Women flex muscles in Ottawa legal circles

Twenty years ago they were a rarity, but female defence lawyers are gaining in numbers. Tony Lofaro talks to some of the women who are altering the city's judicial outlook.

Tony Lofaro ,  The Ottawa Citizen

Published: Tuesday, December 27, 2005

It wasn't long ago that Ottawa's legal landscape was primarily the domain of male lawyers. But more and more, at the courthouse, in judges' chambers and in law offices across the city, women's influence is being felt.

And as more young women enter the legal profession, it's not just the sheer number of female lawyers, but the variety of cases they're taking on that's catching the attention of male colleagues and the public.

According to the Law Society of Upper Canada, at the end of 2004, Ontario had 1,306 female lawyers under the age of 30, compared to 944 male lawyers. At the other end of the age spectrum, the law society had 2,666 male lawyers over the age of 60, versus just 145 women.

Ottawa boasts about 30 female defence lawyers. That's a big change from the early 1980s when Kimberly Pegg ventured out to place her shingle as a novice lawyer.

"If a woman wanted a female mentor, she could get one today," says Ms. Pegg, who entered the field in 1982 and is today considered one of the city's veteran defence lawyers.

"I learned from the men," says Ms. Pegg -- men like Michael Neville, Donald Bayne and Patrick McCann, stalwarts of the profession.

"I always wanted to be a lawyer because I like the idea of being my own boss," she says. "I like criminal practice because of the amount of court time. I still enjoy the pomp and circumstance of the proceedings. And it's great when you're able to help somebody and make a difference in their lives."

Constance Backhouse, a professor in the law faculty at the University of Ottawa says the increase in female representation is seen in law schools across the country.

"We now have a gender-balanced class, which we didn't have for many years. We actually have more women coming in, although when women go out into practice, we lose a fair number, because they find it difficult to have children and run families under the traditional gender patterns."

Natasha Calvinho represents the new wave of female defence lawyers. She was called to the bar in 2003 after graduating from the University of Toronto.

"I find clients accepting of women as (defence) lawyers," says Ms. Calvinho, 30, who practises at the law firm of Langevin-Morris.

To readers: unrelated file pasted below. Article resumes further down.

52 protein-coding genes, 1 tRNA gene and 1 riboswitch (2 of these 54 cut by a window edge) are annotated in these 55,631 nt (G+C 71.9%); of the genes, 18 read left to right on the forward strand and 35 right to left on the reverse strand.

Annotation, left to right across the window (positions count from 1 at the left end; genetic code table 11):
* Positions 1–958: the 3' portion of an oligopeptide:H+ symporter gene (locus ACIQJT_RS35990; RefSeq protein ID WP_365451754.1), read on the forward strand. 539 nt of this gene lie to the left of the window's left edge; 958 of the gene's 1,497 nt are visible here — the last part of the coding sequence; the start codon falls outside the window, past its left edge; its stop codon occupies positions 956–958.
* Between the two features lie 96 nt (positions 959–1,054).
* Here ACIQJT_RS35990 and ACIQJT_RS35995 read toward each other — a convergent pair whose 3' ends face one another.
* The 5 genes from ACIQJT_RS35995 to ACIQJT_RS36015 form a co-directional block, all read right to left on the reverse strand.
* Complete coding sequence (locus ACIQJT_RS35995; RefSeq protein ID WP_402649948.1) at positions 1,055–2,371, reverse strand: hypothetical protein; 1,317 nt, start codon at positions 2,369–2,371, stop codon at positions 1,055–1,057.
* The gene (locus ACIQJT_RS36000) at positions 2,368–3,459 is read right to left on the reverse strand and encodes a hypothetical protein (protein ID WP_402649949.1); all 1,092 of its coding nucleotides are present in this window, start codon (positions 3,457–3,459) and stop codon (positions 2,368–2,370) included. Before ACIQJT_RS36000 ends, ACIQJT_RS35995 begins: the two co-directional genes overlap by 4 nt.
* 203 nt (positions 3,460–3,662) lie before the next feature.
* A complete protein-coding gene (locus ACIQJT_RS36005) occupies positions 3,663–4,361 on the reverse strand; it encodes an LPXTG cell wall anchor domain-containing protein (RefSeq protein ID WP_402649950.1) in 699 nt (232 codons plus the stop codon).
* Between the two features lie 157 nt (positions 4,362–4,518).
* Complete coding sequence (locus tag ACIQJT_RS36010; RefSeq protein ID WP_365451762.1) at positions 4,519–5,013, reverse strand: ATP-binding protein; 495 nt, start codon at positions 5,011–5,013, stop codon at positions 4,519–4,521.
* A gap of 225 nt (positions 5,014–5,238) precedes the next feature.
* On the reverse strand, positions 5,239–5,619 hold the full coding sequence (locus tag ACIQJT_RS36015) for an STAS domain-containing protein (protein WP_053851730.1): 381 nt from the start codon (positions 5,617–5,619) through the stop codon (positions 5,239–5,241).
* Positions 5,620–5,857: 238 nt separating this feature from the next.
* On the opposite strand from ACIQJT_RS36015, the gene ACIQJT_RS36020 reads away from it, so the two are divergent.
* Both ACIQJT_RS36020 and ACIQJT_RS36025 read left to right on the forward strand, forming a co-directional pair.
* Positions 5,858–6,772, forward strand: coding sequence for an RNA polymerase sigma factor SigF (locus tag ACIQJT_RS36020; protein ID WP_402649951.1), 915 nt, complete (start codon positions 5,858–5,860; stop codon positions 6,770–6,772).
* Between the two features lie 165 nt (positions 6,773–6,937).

"The hardest thing I've faced is not gender, but age. I look a lot younger than I am, but once clients see you can act on your feet and you're capable of doing what you're doing, nobody passes judgment on you."

She believes female lawyers sometimes have an advantage over men, particularly in dealing with domestic assault cases, where women often prefer dealing with a lawyer of the same sex. Her caseload runs the gamut of criminal law, everything from domestic assault, to fraud and theft, which she finds exciting and challenging.

"I like that I'm in court every day. I really like being on my feet and the litigation aspect, and that I'm thrown in kind of head first." She says it's easier being an associate at a big law firm, rather than being on your own, especially as a rookie.

Defence lawyer Karen Reid sees criminal law as the "sex, drugs and rock 'n' roll" of the law profession, but admits it's not a path for all lawyers.

"You're going to get calls at hours of the day and night, and some men and women are suited for that and others are not," says Ms. Reid, 49, who started criminal law in 1987 after a few years of general practice.

She faced few barriers, but sometimes the old guard of judges would test her toughness in court.

"In the few places where the judges were sexist, it only operated to my benefit," she says, recalling some former judges she had to appear before.

"The judge would make certain assumptions about you as a female -- and we're talking about the real dinosaurs here. But when you showed you could stand up to whatever slings and arrows were thrown in your direction, then they accepted you."

She says female defence lawyers need not work harder than their male counterparts, but they have to show they can do the job. She believes the statistics are proving that female defence lawyers are handling the job with aplomb.

"You have to step up to the plate and you can't run crying, claiming somebody doesn't like you because you're a woman or you're being unfairly treated.

"If you're identified as a whiner, then nobody is going to want you as a colleague, an adversary or as their lawyer."